Obama has been making all the wrong moves and if you think Bush and Clinton had horrible policies, Obama's are even worse! At what point in time does one say, "we are out of spending money"? What I want to hear from DC is about spending cuts not TRILLION dollar deficits and even more spending!!!

    The govenemnt can't fix it by spending money we don't have! Instead we have to be more resourceful and imaginitive in business. A concept huge gooberment has no concept of.

    The American people do NOT trust our leadership and and that is why they will never buy into Gooberment run Health Care, nor the bailout, the massive spending social programs and all thw wasteful spending coming out of the current goobs.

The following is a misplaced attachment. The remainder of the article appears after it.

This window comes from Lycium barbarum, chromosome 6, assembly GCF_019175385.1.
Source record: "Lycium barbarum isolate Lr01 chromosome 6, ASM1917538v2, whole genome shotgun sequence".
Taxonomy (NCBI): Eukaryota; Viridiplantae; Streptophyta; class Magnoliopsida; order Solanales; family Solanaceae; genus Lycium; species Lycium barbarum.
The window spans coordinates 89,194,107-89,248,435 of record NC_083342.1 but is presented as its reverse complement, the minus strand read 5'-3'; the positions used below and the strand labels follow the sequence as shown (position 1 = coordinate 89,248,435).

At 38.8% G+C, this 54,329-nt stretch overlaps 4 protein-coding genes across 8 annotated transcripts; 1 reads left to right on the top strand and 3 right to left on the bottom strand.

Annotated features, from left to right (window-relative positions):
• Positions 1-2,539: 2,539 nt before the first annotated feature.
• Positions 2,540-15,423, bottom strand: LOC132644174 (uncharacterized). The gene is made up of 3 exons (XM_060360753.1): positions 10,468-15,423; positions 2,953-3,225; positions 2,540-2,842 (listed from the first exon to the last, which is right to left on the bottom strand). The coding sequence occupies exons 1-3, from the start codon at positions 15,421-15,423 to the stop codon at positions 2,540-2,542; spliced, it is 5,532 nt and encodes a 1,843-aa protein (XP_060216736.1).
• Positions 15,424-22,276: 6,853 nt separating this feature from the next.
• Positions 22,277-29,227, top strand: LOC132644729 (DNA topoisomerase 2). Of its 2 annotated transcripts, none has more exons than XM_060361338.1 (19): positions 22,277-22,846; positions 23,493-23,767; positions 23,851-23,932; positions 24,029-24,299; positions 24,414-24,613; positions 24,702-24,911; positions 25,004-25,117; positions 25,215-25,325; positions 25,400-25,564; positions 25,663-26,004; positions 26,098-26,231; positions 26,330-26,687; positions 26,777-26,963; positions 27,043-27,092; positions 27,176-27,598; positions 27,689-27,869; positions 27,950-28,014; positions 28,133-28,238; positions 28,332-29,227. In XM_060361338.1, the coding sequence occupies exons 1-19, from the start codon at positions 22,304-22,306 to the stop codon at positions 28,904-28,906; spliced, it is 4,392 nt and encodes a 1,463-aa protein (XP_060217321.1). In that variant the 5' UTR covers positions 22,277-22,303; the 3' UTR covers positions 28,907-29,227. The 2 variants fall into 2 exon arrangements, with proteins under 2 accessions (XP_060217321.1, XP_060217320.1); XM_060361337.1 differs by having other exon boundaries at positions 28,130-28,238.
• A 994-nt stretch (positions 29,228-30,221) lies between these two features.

Last edited by Franco; 09-16-2009 at 10:00 PM.
    “The end of democracy and the defeat of the American Revolution will occur when government falls into the hands of lending institutions and moneyed incorporations.” –Thomas Jefferson

  5. #35
    Senior Member K G's Avatar
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    Jeff, you sound more like a sour grapes liberal with every post.... Attababy!!

    I'm reminded of one of Cyndie Lauper's great songs here....

    kg
    I keep my PM box full. Use email to contact me: rockytopkg@aol.com.

  6. #36
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    Quote Originally Posted by Franco View Post
    The financial market had been going south since 2001. The mortgage catastrophy started in the late 90's but, didn't hit home till 2007.
    Background